The differences between contact and airborne noise and sound absorption and insulation
When choosing the right material or product for your noise problem, you need to determine what type of sound it is; airborne or contact noise. Once you know that, you can choose a material/product in the category sound insulation, sound absorption, vibration isolation or a combination of these three. We are happy to explain a number of concepts to you, so that you can make the right choice.
The difference between airborne noise and contact noise
- Airborne noise
irborne sound is a vibration in the air which is perceived as a sound. For example, airborne noise can be the sound of moving parts of a rotating pump. It comes directly from the sound source as opposed to contact sound which is indirectly audible. Airborne noise can cause a wall or glass plate to vibrate, causing the sound to leave or enter a room. Sources of airborne noise include the TV, voices, speakers, wind noise and acoustic instruments. The acoustic isolation of airborne noise is done by applying sound insulation, often heavy materials with a high density, often in combination with sound absorption.
- Contact sound
Contact noise is spread by vibrations in matter. The sound source contacts a foundation such as floor, wall or bodywork and thus transmits resonances. In the house, for example, contact noise can be heard when a washing machine is running, walking noises and closing doors. In vehicles, the engine, chassis and tyres can transmit contact noise to the bodywork. In boats and yachts, engines and aggregates can be the source. The acoustic isolation of contact noise is done by placing anti-drumming material or vibration insulation. Contact noise is best addressed directly at the source.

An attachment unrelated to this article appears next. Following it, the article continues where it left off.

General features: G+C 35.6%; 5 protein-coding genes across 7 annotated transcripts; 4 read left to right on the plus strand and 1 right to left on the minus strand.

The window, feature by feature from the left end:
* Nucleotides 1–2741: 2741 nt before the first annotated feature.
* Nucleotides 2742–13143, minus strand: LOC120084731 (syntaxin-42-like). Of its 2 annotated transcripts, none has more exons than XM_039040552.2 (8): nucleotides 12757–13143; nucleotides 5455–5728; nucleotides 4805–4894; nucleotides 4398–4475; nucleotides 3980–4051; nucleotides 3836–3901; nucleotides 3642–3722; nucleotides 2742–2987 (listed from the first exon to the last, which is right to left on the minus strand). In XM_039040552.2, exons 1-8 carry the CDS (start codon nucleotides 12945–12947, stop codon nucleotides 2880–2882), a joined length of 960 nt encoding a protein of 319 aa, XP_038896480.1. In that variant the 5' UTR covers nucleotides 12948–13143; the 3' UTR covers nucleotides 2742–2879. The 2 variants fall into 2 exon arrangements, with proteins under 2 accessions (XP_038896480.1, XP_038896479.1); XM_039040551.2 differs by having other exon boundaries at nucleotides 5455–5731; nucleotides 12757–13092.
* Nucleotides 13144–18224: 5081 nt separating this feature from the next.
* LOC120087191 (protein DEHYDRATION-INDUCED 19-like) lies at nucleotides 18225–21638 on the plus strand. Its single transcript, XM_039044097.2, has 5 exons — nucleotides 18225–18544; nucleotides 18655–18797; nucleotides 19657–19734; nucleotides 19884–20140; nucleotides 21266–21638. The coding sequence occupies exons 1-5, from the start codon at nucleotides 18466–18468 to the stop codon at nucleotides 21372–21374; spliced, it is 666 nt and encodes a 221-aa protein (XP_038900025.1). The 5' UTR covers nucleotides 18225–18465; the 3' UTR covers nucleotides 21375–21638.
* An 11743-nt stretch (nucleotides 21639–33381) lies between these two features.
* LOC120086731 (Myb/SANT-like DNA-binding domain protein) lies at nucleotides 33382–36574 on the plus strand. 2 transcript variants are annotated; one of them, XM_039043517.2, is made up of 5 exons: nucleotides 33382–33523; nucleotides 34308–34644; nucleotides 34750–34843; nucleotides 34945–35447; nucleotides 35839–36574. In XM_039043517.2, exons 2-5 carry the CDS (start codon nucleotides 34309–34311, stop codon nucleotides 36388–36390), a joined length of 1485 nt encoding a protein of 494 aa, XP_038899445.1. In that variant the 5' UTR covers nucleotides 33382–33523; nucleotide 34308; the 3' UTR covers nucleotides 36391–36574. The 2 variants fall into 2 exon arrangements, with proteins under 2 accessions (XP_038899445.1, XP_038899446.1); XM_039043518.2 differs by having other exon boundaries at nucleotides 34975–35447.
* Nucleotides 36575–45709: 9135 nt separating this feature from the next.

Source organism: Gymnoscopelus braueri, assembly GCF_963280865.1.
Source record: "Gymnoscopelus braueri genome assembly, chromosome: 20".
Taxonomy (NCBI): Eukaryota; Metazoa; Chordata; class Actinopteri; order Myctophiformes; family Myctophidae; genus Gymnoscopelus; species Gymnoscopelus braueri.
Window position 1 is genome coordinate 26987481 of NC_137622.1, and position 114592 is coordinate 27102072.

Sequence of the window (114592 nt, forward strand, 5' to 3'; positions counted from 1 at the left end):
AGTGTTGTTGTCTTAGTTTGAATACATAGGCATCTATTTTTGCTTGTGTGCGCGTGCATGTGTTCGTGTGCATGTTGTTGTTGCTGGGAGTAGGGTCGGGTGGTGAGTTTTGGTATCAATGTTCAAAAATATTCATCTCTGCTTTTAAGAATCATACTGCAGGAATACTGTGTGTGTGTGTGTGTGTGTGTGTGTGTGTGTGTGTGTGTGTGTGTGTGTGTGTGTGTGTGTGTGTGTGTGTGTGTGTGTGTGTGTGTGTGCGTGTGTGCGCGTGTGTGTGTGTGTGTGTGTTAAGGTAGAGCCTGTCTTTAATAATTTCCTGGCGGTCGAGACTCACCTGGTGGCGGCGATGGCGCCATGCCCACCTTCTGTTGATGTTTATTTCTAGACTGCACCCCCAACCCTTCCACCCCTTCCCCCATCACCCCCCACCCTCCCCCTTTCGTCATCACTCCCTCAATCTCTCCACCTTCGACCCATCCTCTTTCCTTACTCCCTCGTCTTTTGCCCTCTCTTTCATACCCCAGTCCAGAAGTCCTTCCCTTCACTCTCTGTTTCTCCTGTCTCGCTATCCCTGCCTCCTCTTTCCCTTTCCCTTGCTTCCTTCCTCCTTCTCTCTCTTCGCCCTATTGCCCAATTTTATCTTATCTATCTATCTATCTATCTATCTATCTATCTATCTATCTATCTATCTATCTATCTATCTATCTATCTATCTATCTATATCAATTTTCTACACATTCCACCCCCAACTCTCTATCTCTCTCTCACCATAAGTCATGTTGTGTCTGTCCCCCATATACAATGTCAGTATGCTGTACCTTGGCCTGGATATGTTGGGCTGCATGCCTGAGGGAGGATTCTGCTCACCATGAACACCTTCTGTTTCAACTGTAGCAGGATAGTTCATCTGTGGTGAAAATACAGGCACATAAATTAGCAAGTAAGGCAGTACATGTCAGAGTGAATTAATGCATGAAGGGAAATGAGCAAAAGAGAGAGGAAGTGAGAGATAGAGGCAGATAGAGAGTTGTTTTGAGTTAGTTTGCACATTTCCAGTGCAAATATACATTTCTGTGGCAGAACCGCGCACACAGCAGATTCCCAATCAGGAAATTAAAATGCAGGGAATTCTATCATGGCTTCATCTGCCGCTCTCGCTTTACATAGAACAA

The difference between sound absorption and sound insulation
- Sound insulation
Sound-insulating materials ensure that sound remains inside or outside a certain space. The application of sound insulation is called acoustic insulation (not to be confused with thermal insulation). Some examples where acoustic insulation is used are, enclosures of appliances and machines. In vehicles against engine and driving noise. In ships and yachts for reducing engine and propeller noise. In homes for insulating neighbour noise in the form of wall, floor and ceiling insulation. Sound is not isolated by foam or wool but by materials with a high density (mass) or in a combination of mass-spring system as is the case with floating floors.
- Sound absorption
Sound-absorbing materials absorb vibrations in the air so that sound is less dispersed within a room. Acoustic panels allow you to improve the acoustic properties of a room. The result is less reverberation, which greatly reduces the noise level. Sound absorption can also be applied in enclosures and enclosures for appliances and machines. Sound absorption is also found in ships, yachts and vehicles for absorbing engine noise. For these applications you use different materials than for room acoustics, namely acoustic plates. These are products with certain properties such as heat resistance, specific top layers and certifications such as CE and IMO.